Raiwalui is glad to see Fijians succeeding, whoever they play for.
“We’re proud of all Fijians that play all over the world,” he said.
“Some have had to go overseas to find opportunities but we’re proud of all our brothers.”
Players to watch
For Fiji: The two Fijians to watch are Viliame Mata and Ilaisa Droasese, who were in the top three ball carriers in the opening weekend, making a tournament-high 22 carries and the third-most with 19 consecutively. Wing Semi Radradra is regarded as their main attacking threats as one of the stars against Wales last week. Eroni Mawi will be in the spotlight against James Slipper, who will pack down in only his third international at tighthead and Mawi could cause him a few problems.
For Australia: Fraser McReight hit the most defensive rucks of any player across the opening weekend with 11, winning two breakdown turnovers and Eddie Jones will no doubt expect the same from McReight. Ben Donaldson is another huge threat having scored 25 points on his World Cup debut last weekend, the most by any Wallaby in a RWC game since Bernard Foley’s 28 points against England in 2015. The half-back combination of Nic White and Carter Gordon will be a huge test for the Wallabies, as they have never started alongside each other for Australia. And then there is the experienced James Slipper in only his second start of the season, and first since the second round of the Rugby Championship against Argentina in Sydney and that in the unfamiliar position of tighthead. Dave Porecki will be a tower of strength in the line-outs having won 100% of his lineout throws last weekend against Georgia.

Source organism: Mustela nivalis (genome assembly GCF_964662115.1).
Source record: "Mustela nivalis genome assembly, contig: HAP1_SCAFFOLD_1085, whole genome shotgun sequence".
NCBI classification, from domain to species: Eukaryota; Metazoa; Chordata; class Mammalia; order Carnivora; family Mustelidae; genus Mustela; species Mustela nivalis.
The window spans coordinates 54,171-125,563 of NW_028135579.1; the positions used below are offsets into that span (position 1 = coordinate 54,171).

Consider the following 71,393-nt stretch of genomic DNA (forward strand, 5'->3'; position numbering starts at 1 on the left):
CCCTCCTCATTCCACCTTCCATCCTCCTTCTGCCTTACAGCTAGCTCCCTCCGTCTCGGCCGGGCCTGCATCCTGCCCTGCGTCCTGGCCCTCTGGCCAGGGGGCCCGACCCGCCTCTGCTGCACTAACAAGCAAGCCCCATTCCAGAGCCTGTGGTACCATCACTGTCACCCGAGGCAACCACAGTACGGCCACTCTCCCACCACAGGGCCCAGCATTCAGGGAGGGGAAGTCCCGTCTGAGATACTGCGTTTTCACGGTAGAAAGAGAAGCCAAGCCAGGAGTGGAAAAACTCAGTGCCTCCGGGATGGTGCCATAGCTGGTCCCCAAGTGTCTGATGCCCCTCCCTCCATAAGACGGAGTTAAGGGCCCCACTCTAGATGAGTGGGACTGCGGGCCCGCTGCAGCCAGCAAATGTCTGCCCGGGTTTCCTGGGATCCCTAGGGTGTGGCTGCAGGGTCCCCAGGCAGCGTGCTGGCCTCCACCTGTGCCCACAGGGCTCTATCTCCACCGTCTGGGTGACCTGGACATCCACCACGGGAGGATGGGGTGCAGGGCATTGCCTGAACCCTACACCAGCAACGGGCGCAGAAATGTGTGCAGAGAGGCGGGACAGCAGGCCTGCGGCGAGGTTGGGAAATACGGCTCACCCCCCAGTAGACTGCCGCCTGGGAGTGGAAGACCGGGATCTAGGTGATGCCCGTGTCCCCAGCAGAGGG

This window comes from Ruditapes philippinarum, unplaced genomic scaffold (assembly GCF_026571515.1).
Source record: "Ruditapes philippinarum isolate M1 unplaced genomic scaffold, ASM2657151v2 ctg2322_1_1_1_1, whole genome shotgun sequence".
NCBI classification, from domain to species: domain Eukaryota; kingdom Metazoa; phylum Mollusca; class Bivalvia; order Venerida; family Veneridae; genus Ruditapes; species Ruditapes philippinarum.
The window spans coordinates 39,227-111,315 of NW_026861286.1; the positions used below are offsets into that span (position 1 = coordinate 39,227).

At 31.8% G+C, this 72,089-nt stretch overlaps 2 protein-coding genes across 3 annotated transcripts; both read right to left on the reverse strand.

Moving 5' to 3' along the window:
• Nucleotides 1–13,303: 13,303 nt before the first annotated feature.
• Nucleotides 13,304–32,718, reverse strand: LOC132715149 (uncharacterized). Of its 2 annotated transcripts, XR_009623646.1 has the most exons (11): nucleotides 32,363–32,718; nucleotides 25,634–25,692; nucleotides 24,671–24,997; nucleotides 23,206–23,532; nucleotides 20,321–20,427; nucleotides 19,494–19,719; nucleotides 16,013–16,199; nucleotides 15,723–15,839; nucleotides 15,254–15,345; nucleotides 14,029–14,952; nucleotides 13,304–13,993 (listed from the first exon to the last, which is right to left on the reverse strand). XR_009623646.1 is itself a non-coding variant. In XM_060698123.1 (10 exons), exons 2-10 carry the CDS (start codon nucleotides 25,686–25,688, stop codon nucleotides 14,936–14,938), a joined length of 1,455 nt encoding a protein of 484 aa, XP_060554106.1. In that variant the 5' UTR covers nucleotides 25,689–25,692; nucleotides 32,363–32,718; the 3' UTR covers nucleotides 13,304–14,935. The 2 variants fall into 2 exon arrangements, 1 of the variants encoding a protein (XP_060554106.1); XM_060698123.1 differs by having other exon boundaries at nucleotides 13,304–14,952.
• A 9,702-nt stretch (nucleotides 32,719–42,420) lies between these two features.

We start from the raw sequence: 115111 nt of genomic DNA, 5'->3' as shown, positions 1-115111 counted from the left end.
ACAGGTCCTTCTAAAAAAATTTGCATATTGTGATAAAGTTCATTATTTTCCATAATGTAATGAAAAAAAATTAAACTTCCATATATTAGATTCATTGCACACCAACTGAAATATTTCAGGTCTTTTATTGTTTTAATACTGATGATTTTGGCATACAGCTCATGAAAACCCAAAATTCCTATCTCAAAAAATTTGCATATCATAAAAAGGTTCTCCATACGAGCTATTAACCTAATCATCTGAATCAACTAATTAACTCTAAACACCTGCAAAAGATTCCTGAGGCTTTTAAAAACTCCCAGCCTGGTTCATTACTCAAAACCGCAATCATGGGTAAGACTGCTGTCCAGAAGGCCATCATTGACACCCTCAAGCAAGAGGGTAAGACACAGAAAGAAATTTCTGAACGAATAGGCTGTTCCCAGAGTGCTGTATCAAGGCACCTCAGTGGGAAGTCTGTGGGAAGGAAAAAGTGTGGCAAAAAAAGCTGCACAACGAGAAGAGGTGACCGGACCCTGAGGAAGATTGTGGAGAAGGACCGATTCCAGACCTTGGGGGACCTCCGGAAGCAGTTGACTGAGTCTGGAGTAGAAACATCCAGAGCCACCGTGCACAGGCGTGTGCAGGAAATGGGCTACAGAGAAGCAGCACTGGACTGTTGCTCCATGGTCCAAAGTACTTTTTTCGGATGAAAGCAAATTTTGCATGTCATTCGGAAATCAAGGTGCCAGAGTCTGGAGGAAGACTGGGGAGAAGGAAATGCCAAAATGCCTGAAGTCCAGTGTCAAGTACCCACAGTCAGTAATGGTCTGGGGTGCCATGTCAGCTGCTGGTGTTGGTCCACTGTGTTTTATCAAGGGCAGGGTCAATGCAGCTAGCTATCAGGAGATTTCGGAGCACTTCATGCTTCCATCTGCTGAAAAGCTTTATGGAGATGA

Key RWC info:
- Fiji have dropped two placings to ninth on the World Rugby rankings following their six-point loss against Wales.
- Fiji’s opening game had the highest ball-in-play time of any match in the round one, with 37 minutes and 52 seconds.